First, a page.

As a parent of two children, I have become increasingly aware of how much the internet influences my children. Over the last 5 years the world of cyberspace has continued to grow. The Internet has become a great resource for children. They can use it to do research school reports, play interactive games, and today many schools are online. Therefore, if a child is absent from school, they can access their teachers and missed assignments online.
However, allowing your child to use the internet comes with the responsibility of protecting them. It is extremely important to be actively involved in what your children see and hear on the Internet, who they meet, and what information they are giving other’s about themselves.
As parents, it is not always easy to approach your children and talk about these matters, but these are matters of safety and in some cases life or death. So, we must open the lines of communication with our children.
There is a federal law passed to help protect our children while they are using the Internet. The law is known as The Children’s Online Privacy Protection Act. The purpose is to protect our children’s personal information from others. This law states that websites have to gain parental consent before obtaining or using a child’s private information.
As parents, it is essential to prevent access to sexual explicit material and to protect your children from Internet predators. There are many things available to parents to help protect your children from possible dangers associated with the internet.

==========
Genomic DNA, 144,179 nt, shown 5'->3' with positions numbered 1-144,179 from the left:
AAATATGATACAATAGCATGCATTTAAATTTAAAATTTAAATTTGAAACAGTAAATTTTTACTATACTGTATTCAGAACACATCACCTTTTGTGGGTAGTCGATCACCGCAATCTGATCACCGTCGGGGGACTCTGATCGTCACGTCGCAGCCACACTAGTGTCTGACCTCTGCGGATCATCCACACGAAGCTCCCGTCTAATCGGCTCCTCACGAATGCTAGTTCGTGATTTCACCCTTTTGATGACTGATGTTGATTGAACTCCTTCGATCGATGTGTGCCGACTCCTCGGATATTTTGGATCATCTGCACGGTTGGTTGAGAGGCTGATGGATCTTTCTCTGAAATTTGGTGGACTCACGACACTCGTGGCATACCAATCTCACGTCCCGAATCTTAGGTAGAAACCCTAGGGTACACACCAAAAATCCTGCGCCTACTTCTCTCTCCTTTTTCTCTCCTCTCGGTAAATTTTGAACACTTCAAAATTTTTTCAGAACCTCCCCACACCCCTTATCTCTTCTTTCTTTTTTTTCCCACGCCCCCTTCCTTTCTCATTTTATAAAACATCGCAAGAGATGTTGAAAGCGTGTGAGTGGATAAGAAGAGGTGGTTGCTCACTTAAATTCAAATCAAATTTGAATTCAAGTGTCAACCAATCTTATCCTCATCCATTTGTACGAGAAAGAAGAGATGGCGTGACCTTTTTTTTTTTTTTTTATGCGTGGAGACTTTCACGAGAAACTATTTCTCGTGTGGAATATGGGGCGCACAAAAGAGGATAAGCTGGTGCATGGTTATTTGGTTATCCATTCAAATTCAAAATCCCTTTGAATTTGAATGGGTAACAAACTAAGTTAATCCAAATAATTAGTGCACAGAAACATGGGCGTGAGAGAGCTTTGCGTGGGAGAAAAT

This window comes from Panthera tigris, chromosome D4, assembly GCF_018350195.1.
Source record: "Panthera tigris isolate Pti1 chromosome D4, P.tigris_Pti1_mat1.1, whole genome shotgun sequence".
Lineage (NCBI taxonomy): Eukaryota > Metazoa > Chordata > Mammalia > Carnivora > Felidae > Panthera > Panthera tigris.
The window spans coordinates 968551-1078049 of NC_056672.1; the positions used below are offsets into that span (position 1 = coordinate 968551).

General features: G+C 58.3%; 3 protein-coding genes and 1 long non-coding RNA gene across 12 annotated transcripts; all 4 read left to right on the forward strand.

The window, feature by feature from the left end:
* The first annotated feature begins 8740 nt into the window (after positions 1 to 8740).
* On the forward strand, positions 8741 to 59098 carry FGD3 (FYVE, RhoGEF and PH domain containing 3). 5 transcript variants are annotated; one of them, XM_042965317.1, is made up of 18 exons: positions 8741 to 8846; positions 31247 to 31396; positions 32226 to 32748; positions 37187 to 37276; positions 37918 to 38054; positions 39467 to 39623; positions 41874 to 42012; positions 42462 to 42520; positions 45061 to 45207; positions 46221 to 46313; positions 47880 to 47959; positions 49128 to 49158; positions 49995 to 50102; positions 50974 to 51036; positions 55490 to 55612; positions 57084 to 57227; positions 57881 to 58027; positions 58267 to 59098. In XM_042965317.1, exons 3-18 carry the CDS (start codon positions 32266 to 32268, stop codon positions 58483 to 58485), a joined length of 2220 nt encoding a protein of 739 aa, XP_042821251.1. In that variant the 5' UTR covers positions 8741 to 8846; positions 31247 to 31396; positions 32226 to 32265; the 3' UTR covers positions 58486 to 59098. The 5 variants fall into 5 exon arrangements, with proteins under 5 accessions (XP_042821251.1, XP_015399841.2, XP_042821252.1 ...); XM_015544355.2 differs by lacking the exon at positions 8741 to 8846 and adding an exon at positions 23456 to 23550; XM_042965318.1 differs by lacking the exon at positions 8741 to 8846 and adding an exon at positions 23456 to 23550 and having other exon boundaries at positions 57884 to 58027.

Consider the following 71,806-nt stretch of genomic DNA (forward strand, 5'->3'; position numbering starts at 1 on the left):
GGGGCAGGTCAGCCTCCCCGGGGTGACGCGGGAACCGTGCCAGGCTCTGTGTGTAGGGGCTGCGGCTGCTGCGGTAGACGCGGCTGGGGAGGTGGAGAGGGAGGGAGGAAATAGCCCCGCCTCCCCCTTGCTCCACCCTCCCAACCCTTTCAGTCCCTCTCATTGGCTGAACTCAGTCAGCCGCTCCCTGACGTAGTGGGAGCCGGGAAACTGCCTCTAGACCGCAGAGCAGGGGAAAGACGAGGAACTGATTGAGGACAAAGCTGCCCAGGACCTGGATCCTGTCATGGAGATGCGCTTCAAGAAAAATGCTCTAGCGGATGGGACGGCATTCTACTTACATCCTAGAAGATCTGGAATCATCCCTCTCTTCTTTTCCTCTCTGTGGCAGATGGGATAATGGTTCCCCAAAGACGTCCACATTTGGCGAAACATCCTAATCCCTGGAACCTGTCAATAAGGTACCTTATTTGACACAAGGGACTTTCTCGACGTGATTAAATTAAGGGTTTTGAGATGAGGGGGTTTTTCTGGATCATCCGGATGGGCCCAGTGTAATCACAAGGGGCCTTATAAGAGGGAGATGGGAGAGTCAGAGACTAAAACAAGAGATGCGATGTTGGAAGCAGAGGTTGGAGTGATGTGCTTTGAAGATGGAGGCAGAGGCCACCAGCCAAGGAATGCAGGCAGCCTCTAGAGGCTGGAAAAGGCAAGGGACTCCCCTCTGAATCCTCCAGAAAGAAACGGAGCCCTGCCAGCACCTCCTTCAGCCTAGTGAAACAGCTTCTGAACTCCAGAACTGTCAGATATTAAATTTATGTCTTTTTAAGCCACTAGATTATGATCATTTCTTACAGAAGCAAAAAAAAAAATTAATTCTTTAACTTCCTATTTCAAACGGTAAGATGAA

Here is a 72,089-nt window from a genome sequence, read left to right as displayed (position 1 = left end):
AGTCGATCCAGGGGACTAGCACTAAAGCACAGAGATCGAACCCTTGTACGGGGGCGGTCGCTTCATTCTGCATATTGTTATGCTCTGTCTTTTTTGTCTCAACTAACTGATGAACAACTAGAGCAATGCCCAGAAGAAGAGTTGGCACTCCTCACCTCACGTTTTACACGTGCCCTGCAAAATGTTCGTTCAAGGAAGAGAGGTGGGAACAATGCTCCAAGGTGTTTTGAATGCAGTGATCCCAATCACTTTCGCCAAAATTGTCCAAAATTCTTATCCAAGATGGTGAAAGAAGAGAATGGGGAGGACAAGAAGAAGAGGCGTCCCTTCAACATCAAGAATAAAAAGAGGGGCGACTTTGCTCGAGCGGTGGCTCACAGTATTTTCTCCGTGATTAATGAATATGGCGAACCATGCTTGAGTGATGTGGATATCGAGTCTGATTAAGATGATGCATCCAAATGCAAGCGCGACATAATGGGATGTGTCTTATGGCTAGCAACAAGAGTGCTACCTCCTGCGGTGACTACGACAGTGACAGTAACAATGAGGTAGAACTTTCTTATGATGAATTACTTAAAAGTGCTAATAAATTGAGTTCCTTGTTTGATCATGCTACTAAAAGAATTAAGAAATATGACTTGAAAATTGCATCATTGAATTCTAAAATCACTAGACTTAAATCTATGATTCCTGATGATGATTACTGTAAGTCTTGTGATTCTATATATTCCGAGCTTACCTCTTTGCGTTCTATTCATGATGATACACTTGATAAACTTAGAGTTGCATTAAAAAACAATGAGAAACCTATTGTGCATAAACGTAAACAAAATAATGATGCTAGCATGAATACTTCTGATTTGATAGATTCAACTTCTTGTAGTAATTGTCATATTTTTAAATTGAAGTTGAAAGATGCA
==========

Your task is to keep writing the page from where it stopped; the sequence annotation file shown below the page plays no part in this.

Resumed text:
Many Internet service providers have parent-control options to block inappropriate material from coming in to your child’s computer. Software is also available to block those websites that you do not want your children to have access to. One service that is absolutely essential if your child spends time on the Internet is software that allows the parents to monitor and track their child’s online activity.
Besides the previous mentioned suggestions, it is important to be a participant not an observer in your children’s activities. The following are some things that can help you play an active role in your children’s lives. Become computer literate and learn how to block objectionable material.
If you do not know how to use the computer yourself, learn how and know how to navigate the internet.
Make sure the computer is kept in the common living area, not in your child’s bedrooms.
Make sure you know your child’s email address so that you can monitor what and who they are communicating with.
Do not allow your child to enter private chat rooms; block them with safety features provided by your Internet service provider or with special filtering software. It is important to remember that when your children post messages in a chat room, it reveals your child’s email address to others. Do not allow your child to go onto My Space.
Do not let your child go online any place, but in their home or school. If your child receives any obscene or threatening messages, forward these messages immediately to your Internet service provider.
Report any inappropriate behavior to your local police department. Each household should have set of rules for your children to follow while they’re using the Internet. For Example:
- Do not trade personal photographs over the Internet.
- Never reveal such as address, phone number, or school name or location.
- Absolutely never agree to meet anyone that you meet over the internet in person.
- Tell a parent or adult about any email or conversation that was made you afraid or uncomfortable.
The most important thing to remind your children about is that people online often may not be who they say they are. Someone who says that “she” is a “12-year-old girl” could really be an older man. Explain to your children about online predators. Give them the information they need so they do not become a victim.
Maggiano, DiGirolamo, Lizzi